percent alcohol). There she simultaneously got intoxicated and

underwent exams to determine her level of intoxification.

For the West Windsor test, the reporter was an average-sized woman;

her drink the equivalent to a 12-ounce bottle of beer or a mixed drink

with a one-ounce shot of hard liquor.

Wolf started drinking at 6:45 p.m. on an empty stomach while she

waited for her designated driver to arrive at her apartment. Within

fifteen minutes she reported feeling the effects. She nibbled pretzels

while she finished her second glass, chugging the last of it as her

driver arrived.

On the trip to the police station, where her test would get underway

in earnest, she felt dizzy and her fingers were numb. Sitting in the

driver’s seat, she felt that her reaction time was slow. "I feel I

would have hit the brakes a little late," she wrote. "I think I could

drive home if I needed. I’m not out of control, but I am not totally

in control."

Arriving at the police station at 7:45 p.m., she was put through a

field test that officers make DWI suspects perform. She walked nine

steps forward, heel to toe, counting each step out loud. She pivoted

and repeated the steps, as Patrol Officer Marylouise Dranchak watched

for any unbalance or arm waving. Next, she stood on one foot, lifting

the other in front of her to a height of six inches off the ground.

She stared at the foot and counted to 30. If her foot had hit the

ground twice, she would have failed. But she held was able to keep her

foot aloft, and passed both tests.

She did, however, show signs of intoxification on the third test,

which is called the Horizontal Gaze Nystagmus or HGN. It tests the

driver’s ability to follow a lighted source from left to right. (The

HGN is good at detecting heavy drinkers who may be able to function

normally otherwise.)

After two drinks, had she been stopped by Dranchak, Wolf would have

been allowed to proceed.

At 8:23 p.m. Wolf poured her third glass of wine and ate some more

pretzels. She felt "relaxed and chatty." As she drank, Dranchak told

her that the safest drink to have on a two-drink night is beer, which

has around 5 percent alcohol. Wine averages 12 percent, and a serving

of hard liquor contains 40 percent. Having food in the stomach will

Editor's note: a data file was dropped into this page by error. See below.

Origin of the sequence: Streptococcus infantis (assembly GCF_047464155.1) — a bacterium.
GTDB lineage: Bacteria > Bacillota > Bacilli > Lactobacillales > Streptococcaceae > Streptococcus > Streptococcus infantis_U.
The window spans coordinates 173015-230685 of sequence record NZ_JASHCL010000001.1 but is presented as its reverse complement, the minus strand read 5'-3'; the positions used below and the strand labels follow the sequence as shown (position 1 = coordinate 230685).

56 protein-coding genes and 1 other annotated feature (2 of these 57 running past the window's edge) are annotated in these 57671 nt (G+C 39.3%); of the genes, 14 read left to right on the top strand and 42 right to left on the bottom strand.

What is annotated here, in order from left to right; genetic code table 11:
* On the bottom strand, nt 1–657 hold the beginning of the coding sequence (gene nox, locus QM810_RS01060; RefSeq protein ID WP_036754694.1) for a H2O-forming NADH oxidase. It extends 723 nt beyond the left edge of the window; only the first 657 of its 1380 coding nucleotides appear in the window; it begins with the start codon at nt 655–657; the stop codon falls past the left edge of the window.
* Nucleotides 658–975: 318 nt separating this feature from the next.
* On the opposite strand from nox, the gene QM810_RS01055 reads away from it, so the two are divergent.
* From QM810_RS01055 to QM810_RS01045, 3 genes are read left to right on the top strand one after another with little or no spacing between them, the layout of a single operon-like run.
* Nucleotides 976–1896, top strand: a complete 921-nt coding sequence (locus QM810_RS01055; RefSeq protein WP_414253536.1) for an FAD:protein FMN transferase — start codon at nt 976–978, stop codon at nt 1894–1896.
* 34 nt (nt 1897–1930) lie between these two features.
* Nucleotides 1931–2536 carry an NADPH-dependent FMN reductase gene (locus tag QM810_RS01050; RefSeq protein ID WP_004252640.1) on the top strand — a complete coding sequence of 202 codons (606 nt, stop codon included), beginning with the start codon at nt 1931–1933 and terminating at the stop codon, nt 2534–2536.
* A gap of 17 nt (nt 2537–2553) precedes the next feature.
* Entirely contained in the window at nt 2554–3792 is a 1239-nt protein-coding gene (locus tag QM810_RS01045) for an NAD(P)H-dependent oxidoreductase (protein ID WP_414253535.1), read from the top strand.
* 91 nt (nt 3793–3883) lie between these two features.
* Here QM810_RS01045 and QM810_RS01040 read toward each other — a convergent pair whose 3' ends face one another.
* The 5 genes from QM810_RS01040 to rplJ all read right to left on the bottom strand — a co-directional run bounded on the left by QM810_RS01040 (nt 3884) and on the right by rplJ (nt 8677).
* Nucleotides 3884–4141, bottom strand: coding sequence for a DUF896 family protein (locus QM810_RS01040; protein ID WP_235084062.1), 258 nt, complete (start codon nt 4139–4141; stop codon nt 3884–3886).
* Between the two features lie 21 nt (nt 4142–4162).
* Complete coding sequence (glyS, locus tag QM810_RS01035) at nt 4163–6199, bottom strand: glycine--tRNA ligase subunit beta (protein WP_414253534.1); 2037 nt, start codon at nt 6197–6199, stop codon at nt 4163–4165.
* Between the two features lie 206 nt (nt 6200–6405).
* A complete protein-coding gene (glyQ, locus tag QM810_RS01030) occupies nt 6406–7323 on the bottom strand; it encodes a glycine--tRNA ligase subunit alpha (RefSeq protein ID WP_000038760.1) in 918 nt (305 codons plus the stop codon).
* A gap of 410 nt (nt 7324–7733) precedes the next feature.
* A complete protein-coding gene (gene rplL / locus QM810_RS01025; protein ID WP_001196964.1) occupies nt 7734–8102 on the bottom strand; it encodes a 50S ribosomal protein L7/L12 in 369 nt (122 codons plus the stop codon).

cause the blood level to rise more slowly.

The third drink gone, Wolf took the field tests again – and failed.

She lost her balance and slurred her words. Her blood alcohol level

was 0.09, under the legal limit until just two weeks ago, when the new

standard beccame law.

Wolf told Dranchak that she thought she was okay to drive. The police

officer replied that casual drinkers experiencing her level of

intoxication are "sometimes the most dangerous drivers on the road."

At 9:15 p.m. Wolf finished her fourth glass of wine. She had felt like

dancing after her first glass, but no more. "The room is not steady,"

she reported. "I’m slurring my words more than before." At 9:29 p.m.

she tried the field tests again, and was not even able to walk up

three steps. Her last breathalyzer test, at 9:40 p.m., registered

0.16. Dranchak predicted she would not be sober for 11 hours.

According to the Narcotic Educational Foundation of America, the speed

of alcohol consumption affects the rate at which one becomes drunk.

Dranchak told Wolf that her first three glasses would likely have put

her at 0.10 had they been consumed within an hour. Unlike foods,

alcohol does not have to be slowly digested. It is immediately

absorbed into the blood, which rapidly carries it to the brain. The

"burn off rate" is approximately 0.015 to 0.020 percent blood alcohol

per hour, which translates into about 2/3 of one drink.

At 0.02 BAC there is a sense of warmth and well-being. At 0.04 most

people feel relaxed, energetic, and happy. Time seems to pass quickly.

Skin may flush and motor skills may be slightly impaired. At 0.05

individuals may begin to experience lightheadedness, giddiness,

lowered inhibitions, and impaired judgment. Coordination may be

slightly altered.

At 0.08 muscle coordination is definitely impaired, and reaction time

decreased. Driving ability is suspect. At 0.10 there is clear

deterioration of coordination and reaction time. Individuals may

stagger and speech may become fuzzy. At 0.15 all individuals

experience a definite impairment of balance and movement. Double that,

and the drinker is on the way to unconsciousness.

New Jersey’s new law seeks to cut drinkers off way this side of

unconsciousness. Those who break the law face stiff penalties, which

become more harsh as their BAC rises. First offenders with a BAC of

0.08 or higher but less than 0.10 will receive a fine of $250 to $400

and up to a three month license suspension. Those with a BAC of 0.10

or higher will receive a fine of $300 to $500 and a license suspension

of at least seven months. The same graduated penalties apply to people

who let intoxicated persons get behind the wheel.

Penalties go up sharply for repeat offenders, and became stiffer still

on the same day that the 0.08 standard became law: Michael’s Law

requires a person who commits a third offense to serve a 180-day term

in jail.

And if you get arrested and refuse the breathalyzer test, you are

guilty of violating the law that requires you to take the test, and

carries with it penalties identical to the drunk driving law. And you

could still be convicted of drunk driving based on the field tests.

And the penalties are consecutive.